The Oxford Handbook of Morphological Theory

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This volume is the first handbook devoted entirely to the multitude of frameworks adopted in the field of morphology, including Minimalism, Optimality Theory, Network Morphology, Cognitive Grammar, and Canonical Typology. Following an introduction from the editors, the first part of the volume offers critical discussions of the main theoretical issues within morphology, both in word formation and in inflection, as well as providing a short history of morphological theory. In the core part of the handbook, part II, each theory is introduced by an expert in the field, who guides the reader through its principles and technicalities, its advantages and disadvantages, and its points of agreement and disagreement with alternative theories. Chapters in part III explore the bigger picture, connecting morphological theory to other subdisciplines of linguistics, such as diachronic change, language acquisition, psycholinguistics, and sign language theory. The handbook is intended as a guide for morphologists from all theoretical backgrounds who want to learn more about frameworks other than their own, as well as for linguists in related subfields looking for theoretical connections with the field of morphology.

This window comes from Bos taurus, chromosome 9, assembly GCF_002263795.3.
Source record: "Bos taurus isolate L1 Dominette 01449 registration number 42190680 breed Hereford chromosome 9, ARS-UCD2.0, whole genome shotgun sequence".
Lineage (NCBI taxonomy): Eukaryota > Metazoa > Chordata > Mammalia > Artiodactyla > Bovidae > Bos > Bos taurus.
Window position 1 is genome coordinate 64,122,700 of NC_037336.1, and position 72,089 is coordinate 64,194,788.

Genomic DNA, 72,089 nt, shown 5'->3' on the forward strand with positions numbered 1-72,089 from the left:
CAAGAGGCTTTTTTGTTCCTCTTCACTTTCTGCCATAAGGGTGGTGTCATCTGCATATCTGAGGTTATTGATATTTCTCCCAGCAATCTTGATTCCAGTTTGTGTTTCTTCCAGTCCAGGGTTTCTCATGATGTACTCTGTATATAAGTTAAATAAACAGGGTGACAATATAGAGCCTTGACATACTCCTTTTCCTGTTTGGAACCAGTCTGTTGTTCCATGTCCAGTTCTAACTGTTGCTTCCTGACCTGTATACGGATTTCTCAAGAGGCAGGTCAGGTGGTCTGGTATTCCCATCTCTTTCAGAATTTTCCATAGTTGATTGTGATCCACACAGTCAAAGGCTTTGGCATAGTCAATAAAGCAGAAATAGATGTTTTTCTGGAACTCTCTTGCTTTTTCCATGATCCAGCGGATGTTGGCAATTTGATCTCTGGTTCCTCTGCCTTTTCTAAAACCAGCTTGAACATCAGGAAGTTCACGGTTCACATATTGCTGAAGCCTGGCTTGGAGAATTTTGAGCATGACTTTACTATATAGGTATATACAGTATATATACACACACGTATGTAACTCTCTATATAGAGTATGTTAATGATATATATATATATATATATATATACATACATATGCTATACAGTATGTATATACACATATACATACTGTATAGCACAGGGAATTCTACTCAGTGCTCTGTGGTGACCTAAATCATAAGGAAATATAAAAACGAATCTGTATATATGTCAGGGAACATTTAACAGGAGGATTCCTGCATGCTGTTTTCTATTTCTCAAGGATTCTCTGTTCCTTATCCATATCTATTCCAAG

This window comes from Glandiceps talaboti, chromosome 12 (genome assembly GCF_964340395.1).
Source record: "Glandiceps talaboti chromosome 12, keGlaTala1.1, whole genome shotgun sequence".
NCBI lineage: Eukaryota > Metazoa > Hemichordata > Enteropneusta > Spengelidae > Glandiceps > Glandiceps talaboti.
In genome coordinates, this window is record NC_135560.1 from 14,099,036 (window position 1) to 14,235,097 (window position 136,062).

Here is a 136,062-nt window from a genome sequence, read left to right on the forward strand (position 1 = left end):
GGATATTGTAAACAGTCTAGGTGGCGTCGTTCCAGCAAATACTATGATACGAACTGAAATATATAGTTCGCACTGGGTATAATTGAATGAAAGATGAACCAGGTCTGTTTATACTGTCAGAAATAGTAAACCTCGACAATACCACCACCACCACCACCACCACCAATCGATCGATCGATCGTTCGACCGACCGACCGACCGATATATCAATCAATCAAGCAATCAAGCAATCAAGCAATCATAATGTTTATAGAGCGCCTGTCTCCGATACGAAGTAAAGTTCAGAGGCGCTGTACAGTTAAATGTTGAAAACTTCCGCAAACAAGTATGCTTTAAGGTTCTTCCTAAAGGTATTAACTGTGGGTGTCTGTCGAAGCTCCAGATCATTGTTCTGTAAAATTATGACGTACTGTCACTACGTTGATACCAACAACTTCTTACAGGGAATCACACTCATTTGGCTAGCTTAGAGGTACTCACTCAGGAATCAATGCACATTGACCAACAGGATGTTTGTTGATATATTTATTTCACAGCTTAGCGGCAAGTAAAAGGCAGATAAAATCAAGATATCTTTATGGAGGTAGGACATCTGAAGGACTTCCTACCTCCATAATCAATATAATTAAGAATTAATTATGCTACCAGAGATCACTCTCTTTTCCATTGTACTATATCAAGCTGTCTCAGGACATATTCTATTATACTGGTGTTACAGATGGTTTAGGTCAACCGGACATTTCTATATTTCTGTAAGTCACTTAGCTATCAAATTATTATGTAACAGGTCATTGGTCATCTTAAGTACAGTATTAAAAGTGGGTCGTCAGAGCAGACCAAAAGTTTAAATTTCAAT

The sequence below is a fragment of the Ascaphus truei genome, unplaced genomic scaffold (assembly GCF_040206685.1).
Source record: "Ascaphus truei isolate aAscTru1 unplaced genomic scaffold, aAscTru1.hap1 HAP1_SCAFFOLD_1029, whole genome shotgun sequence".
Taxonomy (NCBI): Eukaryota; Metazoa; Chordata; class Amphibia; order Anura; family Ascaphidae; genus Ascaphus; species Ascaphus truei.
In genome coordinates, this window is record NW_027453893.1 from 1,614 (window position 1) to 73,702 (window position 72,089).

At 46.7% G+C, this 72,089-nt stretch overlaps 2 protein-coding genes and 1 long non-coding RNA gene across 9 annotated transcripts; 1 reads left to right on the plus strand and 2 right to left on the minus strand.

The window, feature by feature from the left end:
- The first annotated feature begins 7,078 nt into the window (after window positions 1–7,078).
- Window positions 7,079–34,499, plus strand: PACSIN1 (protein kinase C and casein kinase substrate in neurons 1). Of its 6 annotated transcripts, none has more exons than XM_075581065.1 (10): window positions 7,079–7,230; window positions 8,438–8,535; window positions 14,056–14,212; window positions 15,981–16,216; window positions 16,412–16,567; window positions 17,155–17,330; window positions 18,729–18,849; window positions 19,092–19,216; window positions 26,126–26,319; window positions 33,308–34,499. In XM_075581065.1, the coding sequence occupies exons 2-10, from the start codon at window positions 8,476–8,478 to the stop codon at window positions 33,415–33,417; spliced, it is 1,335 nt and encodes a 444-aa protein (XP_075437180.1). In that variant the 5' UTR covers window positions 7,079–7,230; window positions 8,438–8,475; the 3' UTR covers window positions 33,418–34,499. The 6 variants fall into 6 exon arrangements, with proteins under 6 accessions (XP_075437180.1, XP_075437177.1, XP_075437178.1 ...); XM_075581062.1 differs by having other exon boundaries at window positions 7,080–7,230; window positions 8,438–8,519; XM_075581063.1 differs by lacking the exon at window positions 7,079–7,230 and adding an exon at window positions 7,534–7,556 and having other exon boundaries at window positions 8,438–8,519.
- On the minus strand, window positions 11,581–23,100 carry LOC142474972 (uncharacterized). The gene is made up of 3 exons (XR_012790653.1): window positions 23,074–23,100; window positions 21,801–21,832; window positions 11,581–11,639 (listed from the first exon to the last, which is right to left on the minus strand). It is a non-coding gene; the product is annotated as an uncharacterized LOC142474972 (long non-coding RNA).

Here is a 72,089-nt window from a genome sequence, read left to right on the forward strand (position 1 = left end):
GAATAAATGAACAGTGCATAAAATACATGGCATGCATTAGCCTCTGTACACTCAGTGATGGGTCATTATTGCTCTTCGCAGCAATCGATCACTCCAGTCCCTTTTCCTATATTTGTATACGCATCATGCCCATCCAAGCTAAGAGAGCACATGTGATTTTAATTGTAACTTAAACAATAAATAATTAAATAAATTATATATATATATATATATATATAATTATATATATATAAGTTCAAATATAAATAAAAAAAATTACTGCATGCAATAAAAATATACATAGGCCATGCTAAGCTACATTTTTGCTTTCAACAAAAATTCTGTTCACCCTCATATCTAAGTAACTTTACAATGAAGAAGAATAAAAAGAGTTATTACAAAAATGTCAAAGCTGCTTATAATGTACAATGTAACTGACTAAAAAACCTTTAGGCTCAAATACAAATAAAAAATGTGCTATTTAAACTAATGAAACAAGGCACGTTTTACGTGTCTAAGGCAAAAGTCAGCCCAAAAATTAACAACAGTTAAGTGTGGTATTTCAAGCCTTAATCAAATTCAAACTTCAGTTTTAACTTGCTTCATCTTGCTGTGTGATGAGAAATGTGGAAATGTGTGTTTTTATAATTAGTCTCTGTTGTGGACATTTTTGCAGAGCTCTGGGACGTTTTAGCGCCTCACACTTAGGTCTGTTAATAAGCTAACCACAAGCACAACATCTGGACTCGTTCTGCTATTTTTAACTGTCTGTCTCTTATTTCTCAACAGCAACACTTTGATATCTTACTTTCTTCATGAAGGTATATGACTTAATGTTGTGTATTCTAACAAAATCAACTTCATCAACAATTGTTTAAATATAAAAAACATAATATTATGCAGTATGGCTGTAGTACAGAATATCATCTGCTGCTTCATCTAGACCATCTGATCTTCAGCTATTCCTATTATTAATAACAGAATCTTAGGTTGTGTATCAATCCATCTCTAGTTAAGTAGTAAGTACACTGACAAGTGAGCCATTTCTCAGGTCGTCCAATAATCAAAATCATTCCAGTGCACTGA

Table of Contents

1: Introduction: Theory and theories in morphology, Jenny Audring and Francesca Masini
PART I: Issues in morphology
2: A short history of morphological theory, Stephen R. Anderson
3: Theoretical issues in word formation, Rochelle Lieber
4: Theoretical issues in inflection, Gregory Stump
PART II: Morphological theories
5: Structuralism, Thomas Stewart
6: Early Generative Grammar, Pius ten Hacken
7: Later Generative Grammar and beyond: Lexicalism, Fabio Montermini
8: Distributed Morphology, Daniel Siddiqi
9: Minimalism in morphological theories, Antonio Fábregas
10: Optimality Theory and Prosodic Morphology, Laura J. Downing
11: Morphology in LFG and HPSG, Rachel Nordlinger and Louisa Sadler
12: Natural Morphology, Livio Gaeta
13: Word and Paradigm Morphology, James P. Blevins, Farrell Ackerman, and Robert Malouf
14: Paradigm Function Morphology, Gregory Stump
15: Network Morphology, Dunstan Brown
16: Word Grammar Morphology, Nikolas Gisborne
17: Morphology in Cognitive Grammar, Ronald W. Langacker
18: Construction Morphology, Francesca Masini and Jenny Audring
19: Relational Morphology in the Parallel Architecture, Ray Jackendoff and Jenny Audring
20: Canonical Typology, Oliver Bond
PART III: Morphological theory and other fields
21: Morphological theory and typology, Peter Arkadiev and Marian Klamer
22: Morphological theory and creole languages, Ana R. Luís
23: Morphological theory and diachronic change, Matthias Hüning
24: Morphological theory and synchronic variation, Angela Ralli
25: Morphological theory and first language acquisition, Elma Blom
26: Morphological theory and second language acquisition, John Archibald and Gary Libben
27: Morphological theory and psycholinguistics, Christina Gagné and Thomas Spalding
28: Morphological theory and neurolinguistics, Niels O. Schiller and Rinus G. Verdonschot
29: Morphological theory and computational linguistics, Vito Pirrelli
30: Morphological theory and sign languages, Donna Jo Napoli

Oxford University Press

The Oxford Handbook of Morphological Theory

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